Letter: Victimised by false allegations of abuse

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The Independent Online
Sir: The president of the Association of Directors of Social Services (letter, 7 December) may be right in saying that the recent report by Parents Against Injustice does not give a fair picture of up-to-date practice in the investigation of child abuse, although a little more compassion for the statistically few who have had their lives wrecked by wrong accusations would not have gone amiss. And he is right to point out that much work has gone into making social work procedures more rigorous and more skilled.

But there is another area of work where his association needs to act with speed and concern and that is in work, particularly residential, with emotionally and behaviourally disturbed children. Here, the number of allegations against staff of abuse has escalated since the introduction of the Children Act, under which children have been made aware of their rights to protection from all forms of ill-treatment and of their rights to make complaints.

A number of staff known to us have recently been submitted to extremely stressful and long investigations on the basis of such complaints. Their establishment may be put under investigation, they may be suspended from work, they may even be arrested and held in police stations overnight. So far, none of those we know has been charged with any offence.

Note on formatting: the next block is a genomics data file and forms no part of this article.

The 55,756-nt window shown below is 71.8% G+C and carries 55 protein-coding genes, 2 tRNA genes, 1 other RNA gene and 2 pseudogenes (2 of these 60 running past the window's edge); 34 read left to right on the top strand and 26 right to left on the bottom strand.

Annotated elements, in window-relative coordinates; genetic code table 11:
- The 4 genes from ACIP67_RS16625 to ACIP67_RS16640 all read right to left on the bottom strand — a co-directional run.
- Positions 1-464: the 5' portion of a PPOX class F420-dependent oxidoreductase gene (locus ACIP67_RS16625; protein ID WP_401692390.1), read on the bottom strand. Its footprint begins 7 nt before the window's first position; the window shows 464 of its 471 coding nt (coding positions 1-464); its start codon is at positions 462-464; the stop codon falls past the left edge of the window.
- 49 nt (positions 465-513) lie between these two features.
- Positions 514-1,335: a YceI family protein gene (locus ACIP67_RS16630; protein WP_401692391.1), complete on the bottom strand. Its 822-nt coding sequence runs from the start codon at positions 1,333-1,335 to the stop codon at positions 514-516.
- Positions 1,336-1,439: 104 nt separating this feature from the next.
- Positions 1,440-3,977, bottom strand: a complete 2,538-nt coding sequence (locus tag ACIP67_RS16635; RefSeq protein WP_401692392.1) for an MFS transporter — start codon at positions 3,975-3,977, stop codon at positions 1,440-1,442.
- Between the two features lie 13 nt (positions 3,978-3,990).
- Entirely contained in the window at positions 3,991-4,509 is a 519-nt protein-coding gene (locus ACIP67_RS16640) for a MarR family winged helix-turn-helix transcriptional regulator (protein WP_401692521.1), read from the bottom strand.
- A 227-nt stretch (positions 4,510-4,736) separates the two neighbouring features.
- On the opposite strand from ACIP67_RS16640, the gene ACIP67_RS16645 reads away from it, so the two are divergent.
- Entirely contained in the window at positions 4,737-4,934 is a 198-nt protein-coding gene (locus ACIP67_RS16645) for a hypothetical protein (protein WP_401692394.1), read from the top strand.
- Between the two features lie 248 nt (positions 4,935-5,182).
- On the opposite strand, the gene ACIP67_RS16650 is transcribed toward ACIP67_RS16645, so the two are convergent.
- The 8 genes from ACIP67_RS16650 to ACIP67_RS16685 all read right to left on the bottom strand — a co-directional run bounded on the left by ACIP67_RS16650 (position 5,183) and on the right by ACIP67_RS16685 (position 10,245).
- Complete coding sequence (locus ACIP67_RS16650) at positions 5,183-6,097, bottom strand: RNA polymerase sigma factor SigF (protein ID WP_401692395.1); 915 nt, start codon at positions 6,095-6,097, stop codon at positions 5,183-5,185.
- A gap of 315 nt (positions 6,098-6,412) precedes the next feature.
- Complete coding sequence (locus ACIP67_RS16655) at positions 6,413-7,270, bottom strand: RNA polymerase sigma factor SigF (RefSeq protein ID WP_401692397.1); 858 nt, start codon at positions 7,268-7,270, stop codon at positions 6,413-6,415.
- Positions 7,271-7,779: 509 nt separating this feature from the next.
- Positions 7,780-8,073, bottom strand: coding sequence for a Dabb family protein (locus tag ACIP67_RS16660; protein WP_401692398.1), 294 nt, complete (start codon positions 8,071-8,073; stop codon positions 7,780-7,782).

Of course, we understand that the protection of children must come first, but we should like to see some evidence of a realisation that the welfare of the people who do this extremely demanding work is also important. At present, workers are treated as guilty until proved innocent. They live through a period of great stress against which their innocence is no protection, since they do not know that their word will be accepted. Even after no charge is made, they may feel that the rest of the world sees this as a verdict of 'not proved', and this may be correct.

We all know that in the recent past children have been horribly abused in establishments that were meant to care for them. We also ought to know, unless we were born yesterday, that, as Lord Clyde pointed out in the recent Orkneys inquiry, children have to be listened to, but they do not necessarily have to be believed. We know that children who have been abused learn the power of accusation, especially when there is now the possibility of substantial rewards for abuse suffered.

The point is being reached where good, experienced people are no longer willing to expose themselves to the threat of unfounded allegations and are beginning to seek other work. If this trend is not stopped, then the children will be the losers. Disturbed children and young people need the highest levels of professional skill if they are to grow to reasonable maturity, and staff need better protection.

There are no easy answers. But it must be accepted that there is a pressing problem and one in which the Association of Directors of Social Services has a central role.

Yours faithfully,



London, NW2